Thursday, August 11, 2005

Drums in worship

Ingrid Schlueter of Slice of Laodicea is taking "sacred drumming" to task. As a drummer and a Christian, my interest was obviously piqued.

Before condemning a Wisconsin drum circle, Schlueter attempts to provide some background on "sacred" or "spirit" drumming. She references Mickey Hart's book Drumming at the Edge of Magic as one reference point. She then ties this into a sideways criticism of International Drummers for Jesus, who promote drummers making room for the Holy Spirit as they play, as if they were advocating voodoo in your neighborhood church.

First, IDJ is a decidedly charismatic organization. The language they use can be found in just about any other Christian application they advocate. For example, "when preaching, make room for the Holy Spirit to speak through you." Or, "when singing, make room for the Holy Spirit to work through you." Or, "when doing anything, make room for the Holy Spirit." Even if you are not a charismatic, it is a minor theological point to find fault with this kind of statement. What Christian would advise anyone to resist the Holy Spirit -- in doing anything?

What's important to distinguish is IDJ has nothing like the drumming circles she mentions. They are primarily a drumming educational outreach with an agenda to preach the Gospel. They bring in world class -- and I mean some of the best drummers in the world -- to do clinics over a weekend. At the end of their clinic, they provide some kind of testimony or a short Gospel message. The kids attending these clinics are pulled away from their secular influences to hear some of the best drummers they will ever hear -- and be positively exposed to the Gospel.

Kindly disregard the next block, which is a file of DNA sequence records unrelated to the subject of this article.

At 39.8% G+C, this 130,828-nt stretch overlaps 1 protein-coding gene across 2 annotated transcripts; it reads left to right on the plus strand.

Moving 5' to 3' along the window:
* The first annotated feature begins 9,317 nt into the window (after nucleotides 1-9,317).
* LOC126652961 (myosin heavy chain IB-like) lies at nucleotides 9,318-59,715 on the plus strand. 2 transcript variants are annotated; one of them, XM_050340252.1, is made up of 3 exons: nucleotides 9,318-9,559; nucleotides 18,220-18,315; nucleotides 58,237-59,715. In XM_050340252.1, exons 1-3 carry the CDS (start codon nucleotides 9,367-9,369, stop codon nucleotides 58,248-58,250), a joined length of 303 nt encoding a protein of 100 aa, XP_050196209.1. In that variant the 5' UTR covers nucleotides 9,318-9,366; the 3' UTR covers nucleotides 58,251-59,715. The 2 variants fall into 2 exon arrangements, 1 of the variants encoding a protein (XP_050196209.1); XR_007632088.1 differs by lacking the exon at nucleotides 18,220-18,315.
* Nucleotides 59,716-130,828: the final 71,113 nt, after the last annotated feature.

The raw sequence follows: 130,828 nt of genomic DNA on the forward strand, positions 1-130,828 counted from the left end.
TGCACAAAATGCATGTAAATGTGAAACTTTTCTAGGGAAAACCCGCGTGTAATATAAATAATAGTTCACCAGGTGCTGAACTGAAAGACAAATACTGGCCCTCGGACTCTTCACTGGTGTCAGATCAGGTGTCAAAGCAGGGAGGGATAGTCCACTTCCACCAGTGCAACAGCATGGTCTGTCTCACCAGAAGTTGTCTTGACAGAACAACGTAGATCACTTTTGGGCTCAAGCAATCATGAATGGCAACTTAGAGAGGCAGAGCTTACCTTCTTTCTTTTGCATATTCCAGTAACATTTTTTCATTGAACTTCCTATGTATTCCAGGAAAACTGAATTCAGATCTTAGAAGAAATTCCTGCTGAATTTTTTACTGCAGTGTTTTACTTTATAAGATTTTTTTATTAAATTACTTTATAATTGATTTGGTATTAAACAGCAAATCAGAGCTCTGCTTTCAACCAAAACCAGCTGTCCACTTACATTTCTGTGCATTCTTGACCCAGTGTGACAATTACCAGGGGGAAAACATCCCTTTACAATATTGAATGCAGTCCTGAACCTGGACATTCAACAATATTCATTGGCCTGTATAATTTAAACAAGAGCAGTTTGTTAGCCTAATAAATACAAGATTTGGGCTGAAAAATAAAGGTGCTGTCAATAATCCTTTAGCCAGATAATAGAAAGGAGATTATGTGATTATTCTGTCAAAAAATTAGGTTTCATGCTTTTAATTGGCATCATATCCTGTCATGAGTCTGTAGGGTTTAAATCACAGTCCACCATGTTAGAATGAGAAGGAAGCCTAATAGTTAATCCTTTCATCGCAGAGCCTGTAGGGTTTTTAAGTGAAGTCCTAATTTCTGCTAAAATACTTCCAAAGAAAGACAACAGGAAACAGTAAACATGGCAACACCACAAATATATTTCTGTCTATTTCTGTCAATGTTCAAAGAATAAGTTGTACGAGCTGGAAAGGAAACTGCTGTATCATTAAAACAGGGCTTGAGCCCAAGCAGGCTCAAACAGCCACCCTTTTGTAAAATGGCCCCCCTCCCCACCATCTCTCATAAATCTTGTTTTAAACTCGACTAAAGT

The route Ingrid uses to track voodoo drumming to IDJ is akin to me calling Athletes in Action a tool of the devil because so many athletes are criminals. Using Mickey Hart as an authority on "spirit drumming?" Hart refers to the ancient practice of drumming to call up the spirits. This practice probably goes back to the very moment man first held a tool in his hand. That Hart thinks of drumming in a New Age sense should come as no surprise to anyone familiar with his former band, The Grateful Dead. Personally, I would never let a pagan define something that I use to honor Christ, particularly something that is clearly spiritually neutral. Considering Hart's popular book has been on counters and shelves in drum stores for about 15 years, it seems like IDJ would be hailed as the right kind of Christly counter-balance. They clearly are in disagreement, and in no way support Hart's view of drumming or spirituality.

As a matter of disclosure, I want to note Bart Elliott, Nashville session musician and IDJ clinician, is a friend of mine. He was one of my favorite people and consider him a confidante when I need solid, Biblical Christian counsel.

And for the record, drumming circles -- in the spiritual sense -- should be condemned. This includes all the "man bonding" drum circles that became popular in the nineties. Frankly, these have little to do with either God or drumming. They neither represent a Biblical relationship with God nor promote a fundamental or technical understanding of drums and percussion.

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